EFFECTIVE 14 Nov. 2012 PRIVATE MESSAGING HAS BEEN RE-ENABLED. IF YOU RECEIVE A SUSPICIOUS DO NOT CLICK ON ANY LINKS AND PLEASE REPORT TO THE ADMINISTRATOR FOR FURTHER INVESTIGATION.
This is the Frank Lloyd Wright Building Conservancy's Message Board. Wright enthusiasts can post questions and comments, and other people visiting the site can respond.
You agree not to post any abusive, obscene, vulgar, slanderous, hateful, threatening, *-oriented or any other material that may violate any applicable laws. Doing so may lead to you being immediately and permanently banned (and your service provider being informed). The IP address of all posts is recorded to aid in enforcing these conditions. You agree that the webmaster, administrator and moderators of this forum have the right to remove, edit, move or close any topic at any time they see fit.
WeÃ¢â‚¬â„¢re going tomorrow, Saturday 5:15. Maybe IÃ¢â‚¬â„¢ll see some of you WCers there?
Not too be outdone by "Plagued by Fire" ? If it bleeds, it leads ? Anyway, there will no doubt be fresh images of the house, lure enough for me . . .!
These tales of snarky quips uttered by Wright, and clients not being listened to, have been portrayed as the norm when I believe they were less frequent, at least from what I have learned of actual client accounts. Roland Reisley's famous quote of Wright: "Tell me what you want, or you'll have to take what I give you.", was said partly in jest and as a means to tell Roland to communicate with him and tell him what was needed and wanted, so Wright could provide it. Otherwise, the architect is left to guessing.
Some might say Wright said this because Roland was only 26 at the time. However, from what I have been told by the Sweeton family, and from what I read and have seen in their correspondence and drawings, Wright was very open to revision to meet his clients' (then in their early 40's) wants and needs.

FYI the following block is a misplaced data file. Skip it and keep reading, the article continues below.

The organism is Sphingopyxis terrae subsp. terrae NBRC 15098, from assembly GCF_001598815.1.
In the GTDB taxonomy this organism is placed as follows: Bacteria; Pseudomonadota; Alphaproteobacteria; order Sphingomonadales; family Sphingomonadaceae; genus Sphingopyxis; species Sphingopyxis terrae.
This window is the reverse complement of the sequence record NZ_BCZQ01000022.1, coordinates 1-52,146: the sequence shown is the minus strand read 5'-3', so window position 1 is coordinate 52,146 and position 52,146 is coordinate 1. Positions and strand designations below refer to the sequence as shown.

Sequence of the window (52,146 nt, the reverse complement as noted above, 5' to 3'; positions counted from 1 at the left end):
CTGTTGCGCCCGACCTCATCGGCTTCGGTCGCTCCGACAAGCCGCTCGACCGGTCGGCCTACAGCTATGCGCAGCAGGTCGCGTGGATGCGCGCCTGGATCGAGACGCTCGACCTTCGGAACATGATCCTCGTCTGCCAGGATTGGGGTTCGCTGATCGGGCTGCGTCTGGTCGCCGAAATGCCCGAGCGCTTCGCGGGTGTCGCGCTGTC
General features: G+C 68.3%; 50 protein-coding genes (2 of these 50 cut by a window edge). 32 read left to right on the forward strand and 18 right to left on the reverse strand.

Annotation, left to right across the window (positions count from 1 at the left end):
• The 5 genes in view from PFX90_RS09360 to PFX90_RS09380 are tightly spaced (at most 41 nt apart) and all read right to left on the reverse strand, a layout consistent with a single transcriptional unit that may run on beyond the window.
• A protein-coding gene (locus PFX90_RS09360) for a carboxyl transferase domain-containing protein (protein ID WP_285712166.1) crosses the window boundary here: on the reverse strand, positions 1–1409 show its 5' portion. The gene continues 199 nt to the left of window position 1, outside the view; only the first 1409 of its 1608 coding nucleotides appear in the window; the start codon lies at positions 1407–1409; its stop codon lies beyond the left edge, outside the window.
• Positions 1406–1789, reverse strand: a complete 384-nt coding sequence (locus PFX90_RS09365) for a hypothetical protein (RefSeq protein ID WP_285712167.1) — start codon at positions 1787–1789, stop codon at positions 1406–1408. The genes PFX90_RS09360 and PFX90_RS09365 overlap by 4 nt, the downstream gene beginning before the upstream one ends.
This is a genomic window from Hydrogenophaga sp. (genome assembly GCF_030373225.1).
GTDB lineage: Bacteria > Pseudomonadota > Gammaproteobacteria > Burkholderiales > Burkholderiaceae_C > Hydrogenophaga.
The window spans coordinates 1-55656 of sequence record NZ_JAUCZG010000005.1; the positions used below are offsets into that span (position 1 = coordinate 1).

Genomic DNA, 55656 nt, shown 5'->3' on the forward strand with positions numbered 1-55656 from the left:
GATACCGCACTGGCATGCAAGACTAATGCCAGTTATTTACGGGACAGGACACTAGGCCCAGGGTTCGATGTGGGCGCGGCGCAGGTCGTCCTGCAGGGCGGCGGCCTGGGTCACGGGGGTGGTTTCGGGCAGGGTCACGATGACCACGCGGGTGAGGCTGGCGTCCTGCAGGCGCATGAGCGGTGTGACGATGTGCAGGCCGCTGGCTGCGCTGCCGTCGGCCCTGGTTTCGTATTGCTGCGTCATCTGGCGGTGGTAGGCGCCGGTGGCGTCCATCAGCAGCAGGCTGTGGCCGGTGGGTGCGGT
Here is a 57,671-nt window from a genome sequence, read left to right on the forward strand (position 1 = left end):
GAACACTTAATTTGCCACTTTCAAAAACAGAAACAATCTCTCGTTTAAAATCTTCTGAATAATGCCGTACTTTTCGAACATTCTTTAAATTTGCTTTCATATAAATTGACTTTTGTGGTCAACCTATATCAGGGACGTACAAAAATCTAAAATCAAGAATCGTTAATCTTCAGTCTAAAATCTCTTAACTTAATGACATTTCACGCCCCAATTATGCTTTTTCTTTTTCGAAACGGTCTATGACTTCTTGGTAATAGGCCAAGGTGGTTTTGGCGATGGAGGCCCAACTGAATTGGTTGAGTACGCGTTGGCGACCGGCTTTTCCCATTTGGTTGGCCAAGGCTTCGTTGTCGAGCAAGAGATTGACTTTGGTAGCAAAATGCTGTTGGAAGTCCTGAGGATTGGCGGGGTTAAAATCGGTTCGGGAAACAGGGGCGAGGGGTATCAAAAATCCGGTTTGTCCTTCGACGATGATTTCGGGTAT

It is clear from the Dudley Spencer correspondence that Wright could become brusque if one questioned him on his design strategy or dictated to him aesthetics. Revisions requested to address practical needs and living or experiential preferences, by contrast, seemed to be honored and meticulously followed as much as budget would allow.
But the masses don't want to hear this, or some journalists, and some docents, donÃ¢â‚¬â„¢t think they do. Instead, tall tales of a promiscuous, arrogant bastard are peppered in. I'm certain Wright had an ego the size of a city, and he could be fluid on facts, but I believe his snarkyness was reserved for those who provoked it.
After the house was completed, and Mr. Wright came to visit, the Richardsons were terrified what he would say because, due to a change in site, they screened in the carport as a porch. Mr. Wright walked thru the screened porch and into the house, saying about this change from his plans.
Where some see arrogance, perhaps it was a little saving of egos on all sides. Not a bad thing, all in all.
The story of the family is remarkable, and reminds us that even the best architecture canÃ¢â‚¬â„¢t solve every personal problem.